Which Stock? May 6 2009

My apologies. This will not be the answer you were expecting. The question isn't so much which stock to buy. All the stocks in the list of dividend growth stocks I follow (ten financial and ten non-financials, roughly), and a few others, of course, are fine companies. Well, maybe there is one exception. The question is when to buy them? Valuation is all important (value priced)

This is why I keep track of things like yield, Graham value, book value, p/e, the trend of earnings and other valuation indicators. Valuation is the key. If you buy expensive stocks (read popular or high p/e), your returns in the long run will not be significant and you will most likely be better off buying a par-value instrument like a GIC. If, however, you have the patience to wait for the opportunity, and then pounce, you'll have a fine retirement income. With this strategy, most of the time, there is little to do: there's a lot of waiting.

What the market, as a whole, is doing can be a general guide. For instance, if newspaper headlines (front page, not the business section) are negative, the time could be getting close. To get more specific, do a price chart for an ETF of dividend stocks such as CDZ (Claymore Cdn Dividend and Income Achievers) or XDV to see what going on with dividend paying commons. Notice the low in early March 2009, for instance.

“How much difference does stock picking really make?” is the title of a section (Chapter 10) in Andrew Smithers and Stephen Wright's great book Valuing Wall Street: Protecting Wealth in Turbulent Times. It's the q ratio book *. Smithers maintains that investors should pay far more attention to the value of the market as a whole than they do to stock picking. On page 88, Smithers and Wright outline three reasons. “The first is that, getting good or bad returns from a reasonably well diversified portfolio of stocks is far more dependent on the performance of the average than it is on the variation of such a portfolio from the average. The second is that there is quite a lot of evidence that beating the average by stock picking depends upon luck rather than skill. The third reason, which is the central message of this book, is that even though successful stock picking is very hard, it is possible to tell when the stock market as a whole is over- or underpriced. The implication of this is that the crucial thing is not which stocks you pick…”

In the portfolios I keep an eye on, I divide stocks into two categories: financials and non-financials. There is a third category, and decades ago, I used to work in that industry, but resource and energy stocks are not noted for their long-term dividend consistency: I do not buy such stocks any more. If you are starting out, you would buy a financial or a non-financial. As I key this in the spring of 2009, financials offer the best value: a bank, an insurance company or a common from the Power group. Which one? Take your pick. Who knows what the future holds? There is much better choice in the non-financial group, but generally, they have weathered the storm better, so they are more expensive. A pipeline, an electrical utility, a communications company, retail and others (CNR, for instance). In a nutshell, that's it. In my own portfolio there are four stocks and cash waiting for a fifth: Power, an insurance company, a pipeline and a retail (food…a needed service). Twenty percent, roughly, in each provides, what I consider, adequate diversification. A small basket, carefully selected. I read somewhere (Mauldin, I think) that four stocks reduces risk by close to seventy percent.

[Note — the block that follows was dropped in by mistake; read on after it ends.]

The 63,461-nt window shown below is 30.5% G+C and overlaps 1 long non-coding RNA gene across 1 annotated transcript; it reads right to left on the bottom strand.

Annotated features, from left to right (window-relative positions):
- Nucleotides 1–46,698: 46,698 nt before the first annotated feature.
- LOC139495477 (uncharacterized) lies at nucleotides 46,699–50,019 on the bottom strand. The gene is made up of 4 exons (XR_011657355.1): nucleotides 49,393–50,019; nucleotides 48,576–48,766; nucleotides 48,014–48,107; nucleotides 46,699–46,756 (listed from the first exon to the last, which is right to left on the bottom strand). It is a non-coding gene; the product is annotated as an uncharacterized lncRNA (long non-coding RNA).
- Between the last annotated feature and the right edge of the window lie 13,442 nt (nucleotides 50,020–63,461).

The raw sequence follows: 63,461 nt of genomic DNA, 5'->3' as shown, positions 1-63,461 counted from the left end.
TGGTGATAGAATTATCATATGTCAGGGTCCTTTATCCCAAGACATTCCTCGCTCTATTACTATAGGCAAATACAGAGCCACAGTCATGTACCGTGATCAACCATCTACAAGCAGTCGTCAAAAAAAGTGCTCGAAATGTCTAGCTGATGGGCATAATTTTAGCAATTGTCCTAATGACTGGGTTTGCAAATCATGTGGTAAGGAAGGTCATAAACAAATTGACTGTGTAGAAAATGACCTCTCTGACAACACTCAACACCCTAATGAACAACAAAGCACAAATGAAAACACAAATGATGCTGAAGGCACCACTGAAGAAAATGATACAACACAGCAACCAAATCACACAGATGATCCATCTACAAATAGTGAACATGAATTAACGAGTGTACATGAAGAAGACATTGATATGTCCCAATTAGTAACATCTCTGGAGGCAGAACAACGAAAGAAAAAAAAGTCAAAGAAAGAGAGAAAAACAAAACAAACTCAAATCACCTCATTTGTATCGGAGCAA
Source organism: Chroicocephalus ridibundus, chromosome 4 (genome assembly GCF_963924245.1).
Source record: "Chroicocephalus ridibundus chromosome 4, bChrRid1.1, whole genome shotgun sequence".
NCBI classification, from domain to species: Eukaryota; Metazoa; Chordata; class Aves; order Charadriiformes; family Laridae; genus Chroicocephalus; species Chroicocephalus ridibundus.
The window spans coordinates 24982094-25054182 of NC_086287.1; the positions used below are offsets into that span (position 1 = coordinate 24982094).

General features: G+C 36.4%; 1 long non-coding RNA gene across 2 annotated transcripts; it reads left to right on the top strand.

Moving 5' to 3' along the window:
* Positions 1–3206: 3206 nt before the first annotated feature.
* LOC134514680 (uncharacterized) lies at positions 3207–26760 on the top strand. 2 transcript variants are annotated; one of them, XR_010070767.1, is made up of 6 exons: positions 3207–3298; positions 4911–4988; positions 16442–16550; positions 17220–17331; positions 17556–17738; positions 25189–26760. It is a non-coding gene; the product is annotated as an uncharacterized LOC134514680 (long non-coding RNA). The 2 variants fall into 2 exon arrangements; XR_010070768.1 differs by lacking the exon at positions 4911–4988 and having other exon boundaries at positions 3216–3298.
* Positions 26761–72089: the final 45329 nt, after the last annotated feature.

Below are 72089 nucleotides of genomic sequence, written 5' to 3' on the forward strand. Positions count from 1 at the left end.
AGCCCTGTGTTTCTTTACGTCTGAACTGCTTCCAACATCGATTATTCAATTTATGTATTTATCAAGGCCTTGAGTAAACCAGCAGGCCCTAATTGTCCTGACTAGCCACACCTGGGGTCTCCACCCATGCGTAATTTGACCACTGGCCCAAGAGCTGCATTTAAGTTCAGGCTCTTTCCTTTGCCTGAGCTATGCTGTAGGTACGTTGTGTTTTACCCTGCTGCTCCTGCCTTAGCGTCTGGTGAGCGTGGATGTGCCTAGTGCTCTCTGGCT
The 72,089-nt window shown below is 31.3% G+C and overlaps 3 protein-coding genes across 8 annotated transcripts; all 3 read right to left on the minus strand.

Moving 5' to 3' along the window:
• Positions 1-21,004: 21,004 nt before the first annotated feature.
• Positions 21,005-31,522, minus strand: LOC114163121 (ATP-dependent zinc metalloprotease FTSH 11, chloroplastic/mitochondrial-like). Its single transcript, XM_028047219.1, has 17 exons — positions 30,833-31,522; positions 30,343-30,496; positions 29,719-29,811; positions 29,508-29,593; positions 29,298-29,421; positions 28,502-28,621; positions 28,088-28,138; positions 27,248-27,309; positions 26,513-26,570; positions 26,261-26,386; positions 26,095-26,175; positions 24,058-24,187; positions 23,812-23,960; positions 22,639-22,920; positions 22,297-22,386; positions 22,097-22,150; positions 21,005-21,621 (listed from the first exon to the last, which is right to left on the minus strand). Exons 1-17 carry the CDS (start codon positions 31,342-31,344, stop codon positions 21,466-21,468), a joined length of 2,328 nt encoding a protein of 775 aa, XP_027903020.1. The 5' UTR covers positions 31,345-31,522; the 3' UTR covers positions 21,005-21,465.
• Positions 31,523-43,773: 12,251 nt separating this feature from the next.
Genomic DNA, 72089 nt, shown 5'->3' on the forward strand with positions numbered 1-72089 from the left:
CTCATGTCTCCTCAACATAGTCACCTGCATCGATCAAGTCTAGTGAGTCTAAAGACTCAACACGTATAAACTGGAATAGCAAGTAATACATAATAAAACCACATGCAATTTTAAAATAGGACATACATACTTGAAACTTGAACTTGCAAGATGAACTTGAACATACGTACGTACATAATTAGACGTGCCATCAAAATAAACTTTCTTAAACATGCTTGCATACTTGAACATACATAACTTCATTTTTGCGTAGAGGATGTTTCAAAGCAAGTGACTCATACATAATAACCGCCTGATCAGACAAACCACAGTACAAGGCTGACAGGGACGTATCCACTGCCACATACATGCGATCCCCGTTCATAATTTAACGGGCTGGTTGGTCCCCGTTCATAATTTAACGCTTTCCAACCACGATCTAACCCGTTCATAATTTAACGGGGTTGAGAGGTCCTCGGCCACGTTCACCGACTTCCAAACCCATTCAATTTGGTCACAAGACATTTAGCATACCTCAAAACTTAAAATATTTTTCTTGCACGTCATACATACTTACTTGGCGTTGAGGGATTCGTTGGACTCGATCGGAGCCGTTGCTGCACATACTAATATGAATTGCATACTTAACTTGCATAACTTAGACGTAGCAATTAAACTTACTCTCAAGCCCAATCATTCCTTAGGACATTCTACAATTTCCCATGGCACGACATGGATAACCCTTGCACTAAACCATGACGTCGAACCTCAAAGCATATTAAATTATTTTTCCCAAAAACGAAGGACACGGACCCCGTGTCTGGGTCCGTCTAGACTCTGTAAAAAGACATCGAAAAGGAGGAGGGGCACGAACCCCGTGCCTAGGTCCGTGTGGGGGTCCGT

* Valuing Wall Street is also the buy and hold “until too risky” book (Connolly Report Dec 2003 p.542: I must get around to posting that page 542 on buy and hold when we get back to Kingston. Should we have sold in 2003? Was it too risky then? The market (the greatest sucker rally in history, Jeremy Grantham called it) kept going up for a couple of more years). Markets do over extend themselves. As I write this in the Spring of 2009, we are overextended on the down side…at least we were in early March 2009 (Refer to Tom's Remark of March 10 inside). In hindsight, I do not regret not selling: we would have lost our great income producers, our terrific yields. I do, however, regret buying too early in 2008. I felt somewhat better, though, hearing that Mr Buffett bought a couple of Irish Banks in 2008. Valuing Wall Street is also another “add yield and dividend growth” book. On page 304, Smithers and Wright say: “The return that investors expect from a stock must be equal to the dividend yield plus the growth of dividends.” Think about that for a minute: it has to be true. And they did say “must”. It must be Wright! Say your are thinking of buying a common stock that has a yield of 5%. (This will not work for preferred, so I do not buy preferred). Suppose further that this stock's dividend growth is 5% also. What is your return going to be? Anyone can compute that: 5 + 5 = 10. You'll be receiving 10% on your investment. Wright? (and Smithers say so). Me too. And does that count the price gain? Suppose that the stock price goes no where. Do you still get your 10% return. Ten percent is a market beating return. Isn't the long term market return 9.7%? Do you believe. Are you a dividend growth investor? If not, look into it. evidence_it_works

Stephen Jarislowsky's great Canadian book The Investment Zoo has thoughts on which stocks to buy on pages 93, 96-97, 111, 114, 140-141.

which_stock.txt · Last modified: 2009/05/18 15:01 by tom
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